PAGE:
My current interest in photography involves creating "mandalas," which are created by duplicating a part of an image and then digitally manipulating the duplicated parts until they simulate the symmetry of a traditional Indian mandala. A mandala, from the Sanskrit word meaning "disk," is typically a geometrical figure that represents the universe in Hindu and Buddhist symbolism. In Western depth psychology, mandala-like images that appear in dreams often refer to the dreamer's search for completeness and self-unity. To view an enlarged version of the image, click on the accompanying thumbnail.
This is nothing more than a piece of rock covered with lichen, which I then duplicated, rotated, and layered until it formed a symmetrical mandala shape.
Another rock covered with lichen that I duplicated, rotated, and layered in order to create this almost translucent atmospheric image.
Diamond in the Rough
This is a tree stump that I happened upon while walking in the woods, which I then duplicated and rotated until the four corners of the image aligned in the center, forming this intriguing diamond shape.
I shot the center of a stained-glass window in our house, duplicated it several times, then began to rotate the individual layers until I achieved this "mystical" eye, which reminds me of the Indian god Krishna (which, etymologically, means "black").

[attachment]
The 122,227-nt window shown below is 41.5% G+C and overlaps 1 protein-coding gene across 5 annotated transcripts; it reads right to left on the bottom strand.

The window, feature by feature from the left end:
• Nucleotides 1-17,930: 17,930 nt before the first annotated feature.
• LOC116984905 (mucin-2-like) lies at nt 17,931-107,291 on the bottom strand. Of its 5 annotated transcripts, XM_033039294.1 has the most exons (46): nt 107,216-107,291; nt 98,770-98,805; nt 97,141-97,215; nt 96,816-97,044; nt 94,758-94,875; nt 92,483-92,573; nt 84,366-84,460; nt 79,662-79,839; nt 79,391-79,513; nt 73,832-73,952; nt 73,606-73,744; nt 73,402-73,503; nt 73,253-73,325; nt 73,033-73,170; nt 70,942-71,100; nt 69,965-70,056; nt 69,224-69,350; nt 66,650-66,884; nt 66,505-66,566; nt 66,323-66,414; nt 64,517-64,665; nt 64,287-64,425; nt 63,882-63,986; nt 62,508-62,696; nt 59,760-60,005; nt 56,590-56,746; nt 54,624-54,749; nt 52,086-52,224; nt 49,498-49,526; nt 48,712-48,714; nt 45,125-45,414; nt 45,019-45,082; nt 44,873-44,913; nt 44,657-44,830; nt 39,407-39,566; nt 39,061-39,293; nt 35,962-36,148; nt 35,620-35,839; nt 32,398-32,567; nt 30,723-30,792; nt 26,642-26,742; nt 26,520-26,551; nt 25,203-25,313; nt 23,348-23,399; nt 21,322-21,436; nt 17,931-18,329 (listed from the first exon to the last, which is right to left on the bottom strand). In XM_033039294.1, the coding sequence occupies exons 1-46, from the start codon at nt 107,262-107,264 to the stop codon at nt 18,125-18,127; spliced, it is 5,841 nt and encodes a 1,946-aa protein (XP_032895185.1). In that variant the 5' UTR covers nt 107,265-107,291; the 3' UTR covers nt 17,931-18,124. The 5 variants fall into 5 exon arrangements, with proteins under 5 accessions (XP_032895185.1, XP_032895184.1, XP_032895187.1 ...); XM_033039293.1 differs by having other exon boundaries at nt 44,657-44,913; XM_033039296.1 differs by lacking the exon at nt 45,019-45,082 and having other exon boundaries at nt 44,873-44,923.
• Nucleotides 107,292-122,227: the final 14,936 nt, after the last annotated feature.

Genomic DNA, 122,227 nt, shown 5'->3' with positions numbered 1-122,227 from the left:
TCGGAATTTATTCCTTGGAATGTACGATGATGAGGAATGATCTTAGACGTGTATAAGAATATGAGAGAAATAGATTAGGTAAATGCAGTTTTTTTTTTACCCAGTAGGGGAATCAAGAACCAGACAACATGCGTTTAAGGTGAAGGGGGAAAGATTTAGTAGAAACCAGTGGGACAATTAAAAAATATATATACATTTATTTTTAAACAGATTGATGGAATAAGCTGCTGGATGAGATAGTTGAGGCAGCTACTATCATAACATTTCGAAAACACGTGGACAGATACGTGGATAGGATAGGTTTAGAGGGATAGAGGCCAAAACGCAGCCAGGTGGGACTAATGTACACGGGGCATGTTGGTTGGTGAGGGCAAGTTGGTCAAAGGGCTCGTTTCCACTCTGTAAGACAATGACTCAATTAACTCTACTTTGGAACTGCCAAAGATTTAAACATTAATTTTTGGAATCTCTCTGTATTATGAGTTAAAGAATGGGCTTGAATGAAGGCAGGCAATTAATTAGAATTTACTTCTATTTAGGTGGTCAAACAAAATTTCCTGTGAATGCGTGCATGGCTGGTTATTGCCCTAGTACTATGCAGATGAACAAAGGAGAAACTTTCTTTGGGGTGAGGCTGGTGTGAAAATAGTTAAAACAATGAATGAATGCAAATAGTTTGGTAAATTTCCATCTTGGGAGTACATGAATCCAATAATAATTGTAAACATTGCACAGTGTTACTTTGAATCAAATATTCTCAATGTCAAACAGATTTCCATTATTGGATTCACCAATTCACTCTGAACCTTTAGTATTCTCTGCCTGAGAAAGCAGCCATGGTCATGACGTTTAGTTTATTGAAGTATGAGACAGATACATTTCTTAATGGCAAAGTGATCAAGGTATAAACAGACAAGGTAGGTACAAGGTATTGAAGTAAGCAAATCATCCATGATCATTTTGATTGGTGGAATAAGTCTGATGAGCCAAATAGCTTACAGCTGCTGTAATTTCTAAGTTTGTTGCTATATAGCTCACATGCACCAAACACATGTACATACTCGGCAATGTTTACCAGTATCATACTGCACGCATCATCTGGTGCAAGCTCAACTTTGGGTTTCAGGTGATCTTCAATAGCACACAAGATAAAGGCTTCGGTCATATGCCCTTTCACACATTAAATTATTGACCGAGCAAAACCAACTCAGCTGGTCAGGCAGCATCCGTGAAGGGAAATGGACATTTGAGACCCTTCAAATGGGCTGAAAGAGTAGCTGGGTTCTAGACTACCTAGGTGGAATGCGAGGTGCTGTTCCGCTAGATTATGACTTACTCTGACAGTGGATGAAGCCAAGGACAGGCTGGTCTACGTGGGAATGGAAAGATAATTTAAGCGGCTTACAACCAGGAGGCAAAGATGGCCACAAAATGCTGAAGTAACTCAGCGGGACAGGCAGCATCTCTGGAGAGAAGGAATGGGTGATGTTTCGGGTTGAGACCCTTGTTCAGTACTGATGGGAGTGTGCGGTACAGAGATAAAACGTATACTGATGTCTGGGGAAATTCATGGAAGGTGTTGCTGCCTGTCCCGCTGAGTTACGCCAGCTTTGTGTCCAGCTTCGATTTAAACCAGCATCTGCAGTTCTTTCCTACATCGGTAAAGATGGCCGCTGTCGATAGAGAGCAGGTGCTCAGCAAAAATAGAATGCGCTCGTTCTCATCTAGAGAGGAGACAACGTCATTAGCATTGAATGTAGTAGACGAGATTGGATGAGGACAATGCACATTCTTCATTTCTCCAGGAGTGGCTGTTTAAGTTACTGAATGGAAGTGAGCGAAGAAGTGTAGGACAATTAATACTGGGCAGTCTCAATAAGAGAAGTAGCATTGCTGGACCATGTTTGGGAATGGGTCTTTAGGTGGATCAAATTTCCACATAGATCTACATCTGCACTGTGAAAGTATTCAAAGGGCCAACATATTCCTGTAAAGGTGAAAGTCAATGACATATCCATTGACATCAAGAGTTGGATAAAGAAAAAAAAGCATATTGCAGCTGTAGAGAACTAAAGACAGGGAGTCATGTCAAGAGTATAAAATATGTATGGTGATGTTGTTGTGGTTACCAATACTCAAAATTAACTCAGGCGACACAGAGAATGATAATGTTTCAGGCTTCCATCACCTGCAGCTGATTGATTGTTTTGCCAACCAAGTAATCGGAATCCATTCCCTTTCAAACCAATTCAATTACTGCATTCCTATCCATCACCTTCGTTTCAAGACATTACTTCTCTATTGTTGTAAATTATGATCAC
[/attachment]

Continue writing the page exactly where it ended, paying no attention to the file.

Another tree stump, this time duplicated only once and placed back-to-back with the original to form this striking image. Tree stumps in particular make a good basis for what I'm trying to achieve given their concentric rings and generally cracked surface.
I was wandering around my wife's studio and happened upon a folded-paper project that she had pinned to the wall. I photographed a corner of it and then turned it into this mandalic pinwheel.
This image began as a photograph of a metal tube that emitted light out of one end. I focused on the light-emitting end, duplicating and manipulating it until I found the right balance to create this octagonal mandala.
A slender piece of wood is the basis of this mandala, which was duplicated, rotated, combined, etc., more than several times to arrive at this quite angular image.
This began as a photograph of cloud reflections off the surface of a pond. After manipulating it into a mandala-like image I added a red square which I duplicated, rotated, and changed its color several times, each time reducing the resultant image in size.
The tip of a conch shell duplicated and rotated to look like the multi-armed Shiva Nataraja, Lord of the Dance. Some call Shiva's dance the Dance of Destruction, others the Dance of Bliss. In any case, it symbolizes the cosmic cycle of creation and destruction as well as the earthly cycle of birth and death.
Stand before the altar in a stone church in medieval Europe and look up. What do you see? More than likely you'll see that you are standing beneath the "Crossing," the place where the Transept intersects the Nave, creating the image of a cross in the vaulted ceiling. Hence, the name of this mandala.